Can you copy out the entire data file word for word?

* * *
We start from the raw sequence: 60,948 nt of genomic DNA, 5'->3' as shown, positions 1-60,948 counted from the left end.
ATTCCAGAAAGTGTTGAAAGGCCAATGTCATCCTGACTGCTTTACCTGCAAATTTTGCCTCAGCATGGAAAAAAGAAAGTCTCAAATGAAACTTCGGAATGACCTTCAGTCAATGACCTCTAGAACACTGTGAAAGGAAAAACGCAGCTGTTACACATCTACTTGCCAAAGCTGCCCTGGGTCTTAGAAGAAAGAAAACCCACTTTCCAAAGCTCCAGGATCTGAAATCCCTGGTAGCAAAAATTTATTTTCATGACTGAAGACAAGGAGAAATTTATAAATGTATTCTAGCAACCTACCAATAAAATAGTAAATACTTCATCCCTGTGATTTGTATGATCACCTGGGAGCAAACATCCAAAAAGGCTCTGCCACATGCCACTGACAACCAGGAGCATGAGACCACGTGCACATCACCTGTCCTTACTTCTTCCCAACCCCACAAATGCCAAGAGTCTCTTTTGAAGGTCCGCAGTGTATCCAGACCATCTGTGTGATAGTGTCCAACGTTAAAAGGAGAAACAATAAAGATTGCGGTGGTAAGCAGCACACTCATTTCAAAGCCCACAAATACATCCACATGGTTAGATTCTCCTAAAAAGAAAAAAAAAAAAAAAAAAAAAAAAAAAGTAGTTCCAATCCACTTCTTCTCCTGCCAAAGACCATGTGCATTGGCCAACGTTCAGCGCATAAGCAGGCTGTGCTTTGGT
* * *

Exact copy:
We start from the raw sequence: 60,948 nt of genomic DNA, 5'->3' as shown, positions 1-60,948 counted from the left end.
ATTCCAGAAAGTGTTGAAAGGCCAATGTCATCCTGACTGCTTTACCTGCAAATTTTGCCTCAGCATGGAAAAAAGAAAGTCTCAAATGAAACTTCGGAATGACCTTCAGTCAATGACCTCTAGAACACTGTGAAAGGAAAAACGCAGCTGTTACACATCTACTTGCCAAAGCTGCCCTGGGTCTTAGAAGAAAGAAAACCCACTTTCCAAAGCTCCAGGATCTGAAATCCCTGGTAGCAAAAATTTATTTTCATGACTGAAGACAAGGAGAAATTTATAAATGTATTCTAGCAACCTACCAATAAAATAGTAAATACTTCATCCCTGTGATTTGTATGATCACCTGGGAGCAAACATCCAAAAAGGCTCTGCCACATGCCACTGACAACCAGGAGCATGAGACCACGTGCACATCACCTGTCCTTACTTCTTCCCAACCCCACAAATGCCAAGAGTCTCTTTTGAAGGTCCGCAGTGTATCCAGACCATCTGTGTGATAGTGTCCAACGTTAAAAGGAGAAACAATAAAGATTGCGGTGGTAAGCAGCACACTCATTTCAAAGCCCACAAATACATCCACATGGTTAGATTCTCCTAAAAAGAAAAAAAAAAAAAAAAAAAAAAAAAAAGTAGTTCCAATCCACTTCTTCTCCTGCCAAAGACCATGTGCATTGGCCAACGTTCAGCGCATAAGCAGGCTGTGCTTTGGT